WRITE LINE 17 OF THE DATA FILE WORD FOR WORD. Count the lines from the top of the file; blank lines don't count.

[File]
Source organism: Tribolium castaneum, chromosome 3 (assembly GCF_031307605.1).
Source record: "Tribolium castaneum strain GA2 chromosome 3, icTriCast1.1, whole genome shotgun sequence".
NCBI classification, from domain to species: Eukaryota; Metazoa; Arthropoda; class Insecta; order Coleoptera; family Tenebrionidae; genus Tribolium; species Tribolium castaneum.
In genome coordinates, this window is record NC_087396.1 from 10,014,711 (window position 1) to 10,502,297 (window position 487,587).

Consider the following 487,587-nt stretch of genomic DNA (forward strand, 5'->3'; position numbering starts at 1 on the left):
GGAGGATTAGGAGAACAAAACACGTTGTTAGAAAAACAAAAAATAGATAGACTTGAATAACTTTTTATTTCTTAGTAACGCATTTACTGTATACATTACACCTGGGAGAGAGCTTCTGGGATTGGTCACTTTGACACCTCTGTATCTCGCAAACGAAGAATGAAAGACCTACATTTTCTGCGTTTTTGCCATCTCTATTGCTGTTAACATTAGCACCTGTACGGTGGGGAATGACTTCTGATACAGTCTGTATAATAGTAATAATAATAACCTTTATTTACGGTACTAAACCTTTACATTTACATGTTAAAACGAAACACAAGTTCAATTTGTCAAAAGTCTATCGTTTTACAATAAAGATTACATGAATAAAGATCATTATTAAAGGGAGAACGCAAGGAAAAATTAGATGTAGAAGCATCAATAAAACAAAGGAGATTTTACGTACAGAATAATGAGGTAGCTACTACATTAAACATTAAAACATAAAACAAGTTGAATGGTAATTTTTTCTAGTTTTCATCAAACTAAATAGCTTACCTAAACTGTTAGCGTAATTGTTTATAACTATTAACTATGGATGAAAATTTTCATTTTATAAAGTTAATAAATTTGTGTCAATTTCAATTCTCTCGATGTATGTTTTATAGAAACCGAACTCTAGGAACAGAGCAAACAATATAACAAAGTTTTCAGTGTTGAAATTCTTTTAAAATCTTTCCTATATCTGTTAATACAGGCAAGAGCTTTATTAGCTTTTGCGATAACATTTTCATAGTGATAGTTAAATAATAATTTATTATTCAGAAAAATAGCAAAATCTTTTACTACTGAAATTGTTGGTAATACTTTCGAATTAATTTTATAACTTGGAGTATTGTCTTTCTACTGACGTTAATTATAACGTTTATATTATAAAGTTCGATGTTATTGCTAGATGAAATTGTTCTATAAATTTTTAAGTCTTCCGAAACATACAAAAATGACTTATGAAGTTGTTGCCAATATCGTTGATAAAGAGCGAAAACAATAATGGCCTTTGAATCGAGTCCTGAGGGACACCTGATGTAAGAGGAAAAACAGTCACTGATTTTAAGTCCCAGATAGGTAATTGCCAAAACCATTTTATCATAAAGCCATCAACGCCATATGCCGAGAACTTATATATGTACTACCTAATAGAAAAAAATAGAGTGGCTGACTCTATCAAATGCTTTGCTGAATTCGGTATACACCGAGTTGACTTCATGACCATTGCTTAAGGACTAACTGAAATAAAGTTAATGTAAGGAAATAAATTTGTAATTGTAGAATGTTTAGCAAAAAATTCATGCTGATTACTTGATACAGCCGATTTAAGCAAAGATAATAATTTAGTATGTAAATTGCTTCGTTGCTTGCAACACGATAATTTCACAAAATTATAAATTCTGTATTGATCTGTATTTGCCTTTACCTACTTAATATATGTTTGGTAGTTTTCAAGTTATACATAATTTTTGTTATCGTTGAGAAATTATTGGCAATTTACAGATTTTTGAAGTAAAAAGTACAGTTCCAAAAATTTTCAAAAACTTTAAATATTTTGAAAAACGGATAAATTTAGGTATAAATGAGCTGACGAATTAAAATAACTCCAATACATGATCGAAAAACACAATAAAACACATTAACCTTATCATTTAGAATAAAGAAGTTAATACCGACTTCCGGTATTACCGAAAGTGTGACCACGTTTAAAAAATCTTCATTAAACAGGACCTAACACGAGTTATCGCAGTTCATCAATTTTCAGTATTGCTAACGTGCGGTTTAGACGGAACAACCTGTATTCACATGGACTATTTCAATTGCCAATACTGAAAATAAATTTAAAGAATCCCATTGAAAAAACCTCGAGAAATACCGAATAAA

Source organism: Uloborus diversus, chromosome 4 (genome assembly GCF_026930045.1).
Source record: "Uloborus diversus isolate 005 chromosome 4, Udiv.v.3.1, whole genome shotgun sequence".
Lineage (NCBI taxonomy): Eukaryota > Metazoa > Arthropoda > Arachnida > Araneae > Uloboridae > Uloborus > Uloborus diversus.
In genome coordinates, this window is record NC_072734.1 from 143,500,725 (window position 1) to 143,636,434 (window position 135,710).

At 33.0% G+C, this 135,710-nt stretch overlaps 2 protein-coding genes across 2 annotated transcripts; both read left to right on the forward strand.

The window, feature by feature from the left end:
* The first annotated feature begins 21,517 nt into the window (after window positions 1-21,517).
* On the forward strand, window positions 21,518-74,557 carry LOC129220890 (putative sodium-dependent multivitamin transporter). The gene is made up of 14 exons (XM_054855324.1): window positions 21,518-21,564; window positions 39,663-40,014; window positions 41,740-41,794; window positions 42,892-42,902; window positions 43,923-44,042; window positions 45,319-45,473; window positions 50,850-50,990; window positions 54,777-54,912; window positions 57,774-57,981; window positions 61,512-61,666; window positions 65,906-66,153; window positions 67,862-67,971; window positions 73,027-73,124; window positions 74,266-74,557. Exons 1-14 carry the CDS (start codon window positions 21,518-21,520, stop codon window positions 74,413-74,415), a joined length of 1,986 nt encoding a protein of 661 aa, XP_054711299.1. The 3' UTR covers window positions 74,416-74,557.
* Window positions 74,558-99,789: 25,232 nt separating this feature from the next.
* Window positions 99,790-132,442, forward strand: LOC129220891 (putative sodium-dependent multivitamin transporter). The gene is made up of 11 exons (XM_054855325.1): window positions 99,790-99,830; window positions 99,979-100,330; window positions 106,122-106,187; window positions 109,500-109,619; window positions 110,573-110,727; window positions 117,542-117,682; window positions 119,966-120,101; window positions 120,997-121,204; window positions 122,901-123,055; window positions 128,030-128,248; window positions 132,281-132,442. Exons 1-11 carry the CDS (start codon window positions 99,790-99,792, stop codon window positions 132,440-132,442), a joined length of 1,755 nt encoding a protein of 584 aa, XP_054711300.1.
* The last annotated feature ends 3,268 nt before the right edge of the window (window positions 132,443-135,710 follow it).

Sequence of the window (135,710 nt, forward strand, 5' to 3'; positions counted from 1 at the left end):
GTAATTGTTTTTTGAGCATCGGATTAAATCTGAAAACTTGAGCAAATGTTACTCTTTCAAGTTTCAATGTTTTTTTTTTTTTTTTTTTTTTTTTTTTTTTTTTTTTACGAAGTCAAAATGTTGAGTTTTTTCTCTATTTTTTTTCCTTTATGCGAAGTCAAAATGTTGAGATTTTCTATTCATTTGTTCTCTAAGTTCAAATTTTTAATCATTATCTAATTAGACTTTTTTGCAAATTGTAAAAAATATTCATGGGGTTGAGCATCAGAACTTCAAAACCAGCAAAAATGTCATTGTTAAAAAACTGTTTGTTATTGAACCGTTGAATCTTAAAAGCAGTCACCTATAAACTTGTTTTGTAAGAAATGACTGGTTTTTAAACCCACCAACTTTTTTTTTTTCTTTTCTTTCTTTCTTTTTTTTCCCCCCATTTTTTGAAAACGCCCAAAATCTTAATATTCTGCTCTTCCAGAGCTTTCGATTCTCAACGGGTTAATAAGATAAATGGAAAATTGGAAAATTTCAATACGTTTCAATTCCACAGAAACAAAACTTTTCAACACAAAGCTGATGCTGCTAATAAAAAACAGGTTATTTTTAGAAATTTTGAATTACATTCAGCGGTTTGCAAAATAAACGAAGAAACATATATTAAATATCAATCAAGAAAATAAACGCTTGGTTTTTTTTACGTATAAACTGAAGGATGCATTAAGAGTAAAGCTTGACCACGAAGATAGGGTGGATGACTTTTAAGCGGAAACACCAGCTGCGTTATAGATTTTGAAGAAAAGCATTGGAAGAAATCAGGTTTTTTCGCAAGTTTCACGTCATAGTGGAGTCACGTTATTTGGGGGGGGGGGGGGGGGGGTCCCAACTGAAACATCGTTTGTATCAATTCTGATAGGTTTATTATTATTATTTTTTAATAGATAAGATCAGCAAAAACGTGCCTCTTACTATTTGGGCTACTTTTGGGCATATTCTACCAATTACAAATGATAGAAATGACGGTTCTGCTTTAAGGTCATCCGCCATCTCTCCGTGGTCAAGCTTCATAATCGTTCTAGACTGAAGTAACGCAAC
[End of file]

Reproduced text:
* The last annotated feature ends 3,268 nt before the right edge of the window (window positions 132,443-135,710 follow it).